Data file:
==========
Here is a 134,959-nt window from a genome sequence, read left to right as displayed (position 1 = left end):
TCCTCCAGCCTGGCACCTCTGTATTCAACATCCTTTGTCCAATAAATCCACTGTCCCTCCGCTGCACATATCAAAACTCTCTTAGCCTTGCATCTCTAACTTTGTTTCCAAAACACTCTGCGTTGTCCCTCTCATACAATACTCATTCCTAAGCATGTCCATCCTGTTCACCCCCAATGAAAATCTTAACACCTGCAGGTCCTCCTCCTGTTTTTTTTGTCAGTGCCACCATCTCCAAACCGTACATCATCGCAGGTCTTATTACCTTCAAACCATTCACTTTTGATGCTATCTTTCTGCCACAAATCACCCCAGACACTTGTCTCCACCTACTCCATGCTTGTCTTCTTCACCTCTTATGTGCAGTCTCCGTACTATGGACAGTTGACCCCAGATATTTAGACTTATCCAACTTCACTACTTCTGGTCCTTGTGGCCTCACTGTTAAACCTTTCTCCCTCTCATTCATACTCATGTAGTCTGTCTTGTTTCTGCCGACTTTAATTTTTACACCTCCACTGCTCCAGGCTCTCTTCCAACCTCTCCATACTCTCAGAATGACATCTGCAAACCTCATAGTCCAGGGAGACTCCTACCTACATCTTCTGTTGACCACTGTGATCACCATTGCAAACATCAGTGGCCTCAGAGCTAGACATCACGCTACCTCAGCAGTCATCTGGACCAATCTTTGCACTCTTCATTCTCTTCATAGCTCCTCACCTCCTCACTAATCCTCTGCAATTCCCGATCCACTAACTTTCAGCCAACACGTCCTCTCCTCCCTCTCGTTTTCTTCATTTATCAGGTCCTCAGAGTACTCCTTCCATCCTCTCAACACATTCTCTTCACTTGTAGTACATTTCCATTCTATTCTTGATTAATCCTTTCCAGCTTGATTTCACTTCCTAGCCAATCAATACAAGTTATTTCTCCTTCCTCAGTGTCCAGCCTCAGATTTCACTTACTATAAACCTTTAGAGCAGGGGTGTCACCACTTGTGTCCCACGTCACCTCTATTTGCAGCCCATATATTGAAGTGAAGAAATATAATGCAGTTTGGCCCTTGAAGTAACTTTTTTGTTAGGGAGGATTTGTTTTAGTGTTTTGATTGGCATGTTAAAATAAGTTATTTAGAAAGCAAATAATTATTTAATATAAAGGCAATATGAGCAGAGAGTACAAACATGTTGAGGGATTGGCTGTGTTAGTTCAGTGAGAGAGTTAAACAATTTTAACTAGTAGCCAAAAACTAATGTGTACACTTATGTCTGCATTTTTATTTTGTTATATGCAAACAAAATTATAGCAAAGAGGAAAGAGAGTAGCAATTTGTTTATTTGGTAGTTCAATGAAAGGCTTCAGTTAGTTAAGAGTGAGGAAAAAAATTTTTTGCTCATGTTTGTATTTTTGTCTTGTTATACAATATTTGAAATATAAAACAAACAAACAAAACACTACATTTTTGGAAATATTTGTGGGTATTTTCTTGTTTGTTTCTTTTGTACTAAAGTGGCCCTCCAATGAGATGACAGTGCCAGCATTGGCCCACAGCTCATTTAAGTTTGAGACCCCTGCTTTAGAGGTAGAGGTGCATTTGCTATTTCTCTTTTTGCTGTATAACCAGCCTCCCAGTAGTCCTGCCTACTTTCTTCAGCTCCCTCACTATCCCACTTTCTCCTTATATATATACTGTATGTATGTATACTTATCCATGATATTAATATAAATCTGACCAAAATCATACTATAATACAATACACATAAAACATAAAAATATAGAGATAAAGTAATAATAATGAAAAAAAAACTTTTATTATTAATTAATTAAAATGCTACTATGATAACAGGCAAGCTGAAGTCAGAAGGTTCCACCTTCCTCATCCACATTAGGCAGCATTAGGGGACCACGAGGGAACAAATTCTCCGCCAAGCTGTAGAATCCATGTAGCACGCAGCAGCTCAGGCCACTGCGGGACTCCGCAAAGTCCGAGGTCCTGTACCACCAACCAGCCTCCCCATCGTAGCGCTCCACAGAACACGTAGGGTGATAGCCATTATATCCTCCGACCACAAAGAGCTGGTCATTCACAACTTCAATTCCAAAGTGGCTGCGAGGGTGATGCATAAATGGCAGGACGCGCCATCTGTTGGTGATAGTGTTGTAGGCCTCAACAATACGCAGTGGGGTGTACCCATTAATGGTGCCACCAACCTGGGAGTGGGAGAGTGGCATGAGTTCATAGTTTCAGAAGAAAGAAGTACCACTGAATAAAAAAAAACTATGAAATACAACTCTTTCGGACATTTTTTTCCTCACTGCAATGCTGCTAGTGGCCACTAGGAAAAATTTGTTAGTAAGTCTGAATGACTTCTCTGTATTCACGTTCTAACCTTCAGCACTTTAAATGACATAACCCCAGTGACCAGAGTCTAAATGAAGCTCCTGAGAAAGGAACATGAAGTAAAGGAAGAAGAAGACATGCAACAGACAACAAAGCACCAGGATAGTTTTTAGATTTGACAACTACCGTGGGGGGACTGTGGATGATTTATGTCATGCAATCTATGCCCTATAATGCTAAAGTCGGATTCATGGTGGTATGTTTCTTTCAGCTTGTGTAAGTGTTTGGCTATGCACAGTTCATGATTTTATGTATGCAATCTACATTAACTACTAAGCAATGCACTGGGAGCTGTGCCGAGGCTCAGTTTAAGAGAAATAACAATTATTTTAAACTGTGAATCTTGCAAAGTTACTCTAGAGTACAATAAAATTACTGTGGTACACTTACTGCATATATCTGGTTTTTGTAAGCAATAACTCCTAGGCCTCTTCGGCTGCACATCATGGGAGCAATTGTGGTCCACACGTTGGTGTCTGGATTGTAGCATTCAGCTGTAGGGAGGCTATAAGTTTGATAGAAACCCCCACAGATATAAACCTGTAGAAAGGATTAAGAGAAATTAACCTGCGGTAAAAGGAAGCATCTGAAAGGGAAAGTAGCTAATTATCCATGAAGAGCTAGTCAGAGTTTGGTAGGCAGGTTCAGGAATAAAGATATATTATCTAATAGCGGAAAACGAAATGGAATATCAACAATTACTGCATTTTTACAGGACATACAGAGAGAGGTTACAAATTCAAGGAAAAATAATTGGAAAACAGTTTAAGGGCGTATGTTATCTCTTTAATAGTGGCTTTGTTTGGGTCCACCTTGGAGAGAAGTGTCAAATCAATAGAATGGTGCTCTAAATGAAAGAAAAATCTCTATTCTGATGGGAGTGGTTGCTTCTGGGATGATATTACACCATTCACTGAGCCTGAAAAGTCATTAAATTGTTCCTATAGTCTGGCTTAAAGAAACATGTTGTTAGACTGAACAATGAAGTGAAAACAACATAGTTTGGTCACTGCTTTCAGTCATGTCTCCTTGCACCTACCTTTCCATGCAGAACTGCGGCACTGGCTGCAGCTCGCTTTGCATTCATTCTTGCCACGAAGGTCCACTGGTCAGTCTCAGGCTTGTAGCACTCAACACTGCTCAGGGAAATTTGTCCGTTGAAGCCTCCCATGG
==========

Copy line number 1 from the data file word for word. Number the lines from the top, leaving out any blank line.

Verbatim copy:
Here is a 134,959-nt window from a genome sequence, read left to right as displayed (position 1 = left end):